James Marsden laments the cancellation of 'Westworld': 'I just wish it was about more than financial success'

Count James Marsden as one of those upset that Westworld has been relegated to TV history.

HBO canceled the Emmy-winning, dystopian series in November amid falling ratings.

"I'd be lying to you if I told you that the way we ended Westworld wasn't a disappointment," Marsden, who played Teddy in the series in its first two seasons and again in its fourth, told The Hollywood Reporter in an interview published Tuesday. "I'm never going to speak without gratitude about any of my experiences, but it would have been nice to be able to complete the story we wanted to finish. I love this Westworld family. It was one of those unique opportunities to be part of something where I also would be sitting at home ravenously waiting for the next episode as a fan."

The network's decision to take the beautifully and expensively filmed series off the air — it was even removed from HBO Max — followed a steep decline in ratings. THR estimated that the show dropped from 12 million viewers in its first season to 4 million in its fourth. Meanwhile, the price of production was about $100 million just for the first season; even executive producer J.J. Abrams said before the premiere that "the production value of this thing is preposterous."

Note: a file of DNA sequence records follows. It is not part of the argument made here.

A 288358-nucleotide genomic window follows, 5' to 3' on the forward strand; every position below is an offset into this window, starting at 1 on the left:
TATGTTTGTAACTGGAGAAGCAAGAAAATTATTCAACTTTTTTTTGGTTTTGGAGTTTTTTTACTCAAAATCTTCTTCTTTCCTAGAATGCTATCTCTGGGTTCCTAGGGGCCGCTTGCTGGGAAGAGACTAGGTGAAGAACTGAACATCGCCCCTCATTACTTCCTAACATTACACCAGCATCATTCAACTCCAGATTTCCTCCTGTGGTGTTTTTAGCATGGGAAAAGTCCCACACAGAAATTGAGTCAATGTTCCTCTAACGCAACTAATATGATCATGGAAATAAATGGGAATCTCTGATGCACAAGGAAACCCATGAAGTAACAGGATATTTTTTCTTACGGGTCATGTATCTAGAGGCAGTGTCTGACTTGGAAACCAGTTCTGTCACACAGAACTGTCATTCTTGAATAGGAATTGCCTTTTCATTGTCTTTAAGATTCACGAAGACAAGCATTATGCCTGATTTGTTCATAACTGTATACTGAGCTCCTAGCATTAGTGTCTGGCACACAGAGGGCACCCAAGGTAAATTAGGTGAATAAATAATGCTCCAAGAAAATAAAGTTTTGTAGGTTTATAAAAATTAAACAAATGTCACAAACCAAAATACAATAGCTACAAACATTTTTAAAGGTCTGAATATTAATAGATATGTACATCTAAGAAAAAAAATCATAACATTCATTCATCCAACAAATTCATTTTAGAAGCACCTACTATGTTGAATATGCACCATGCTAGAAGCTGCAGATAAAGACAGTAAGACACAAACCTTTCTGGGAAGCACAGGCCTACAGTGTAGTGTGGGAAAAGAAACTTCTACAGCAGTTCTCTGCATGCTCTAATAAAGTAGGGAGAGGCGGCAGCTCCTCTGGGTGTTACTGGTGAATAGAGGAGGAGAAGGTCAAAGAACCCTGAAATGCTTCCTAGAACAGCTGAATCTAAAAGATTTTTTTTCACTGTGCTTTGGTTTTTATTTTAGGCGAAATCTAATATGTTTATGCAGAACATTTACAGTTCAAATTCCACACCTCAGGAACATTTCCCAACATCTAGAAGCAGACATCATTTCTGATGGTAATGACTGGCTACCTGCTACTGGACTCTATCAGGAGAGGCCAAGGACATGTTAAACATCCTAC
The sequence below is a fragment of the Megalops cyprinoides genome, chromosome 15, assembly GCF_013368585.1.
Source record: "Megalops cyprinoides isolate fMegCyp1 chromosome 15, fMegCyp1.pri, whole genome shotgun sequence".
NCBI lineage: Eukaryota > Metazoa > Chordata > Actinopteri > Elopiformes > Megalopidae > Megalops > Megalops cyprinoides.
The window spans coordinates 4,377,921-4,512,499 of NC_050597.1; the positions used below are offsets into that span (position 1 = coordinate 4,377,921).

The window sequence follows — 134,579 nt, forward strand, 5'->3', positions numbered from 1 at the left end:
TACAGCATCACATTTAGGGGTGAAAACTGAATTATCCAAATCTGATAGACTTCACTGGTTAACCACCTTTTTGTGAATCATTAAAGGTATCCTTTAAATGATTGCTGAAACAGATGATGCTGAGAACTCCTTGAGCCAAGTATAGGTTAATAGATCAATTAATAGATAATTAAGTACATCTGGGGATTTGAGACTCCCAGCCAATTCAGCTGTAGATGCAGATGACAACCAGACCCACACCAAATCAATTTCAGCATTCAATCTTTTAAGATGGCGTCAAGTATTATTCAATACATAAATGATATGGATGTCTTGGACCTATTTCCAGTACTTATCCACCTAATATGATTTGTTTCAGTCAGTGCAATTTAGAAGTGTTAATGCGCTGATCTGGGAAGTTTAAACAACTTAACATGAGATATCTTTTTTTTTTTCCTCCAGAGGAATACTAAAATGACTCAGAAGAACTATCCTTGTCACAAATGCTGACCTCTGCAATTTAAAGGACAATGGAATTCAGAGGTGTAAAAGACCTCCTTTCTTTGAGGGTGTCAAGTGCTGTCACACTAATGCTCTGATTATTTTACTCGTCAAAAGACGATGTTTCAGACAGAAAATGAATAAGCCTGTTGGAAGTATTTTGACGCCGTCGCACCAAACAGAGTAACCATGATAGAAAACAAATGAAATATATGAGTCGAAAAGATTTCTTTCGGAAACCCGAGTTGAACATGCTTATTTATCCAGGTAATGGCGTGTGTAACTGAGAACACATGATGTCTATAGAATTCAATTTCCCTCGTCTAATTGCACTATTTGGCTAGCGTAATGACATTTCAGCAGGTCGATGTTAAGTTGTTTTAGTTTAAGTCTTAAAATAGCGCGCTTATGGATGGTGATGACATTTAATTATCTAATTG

Marsden, whose co-stars included Evan Rachel Wood, Thandiwe Newton, Anthony Hopkins, Jeffrey Wright, Tessa Thompson, Ed Harris and Aaron Paul, wishes that it wasn't all about the bottom line. Creators had envisioned five seasons.

"I totally understand it's an expensive show, and big shows have to have big audiences to merit the expense," he said. "I just wish it was about more than financial success. But who knows — maybe there's some world where it can get completed somehow. Maybe that’s just wishful thinking because I know we had plans to finish it the way we wanted to."

Sounds like Marsden would be down for a reunion or even a sequel series. In November, he reprised another of his memorable roles, that of Edward in Enchanted in the sequel, Disenchanted, which was released 15 years after its predecessor.

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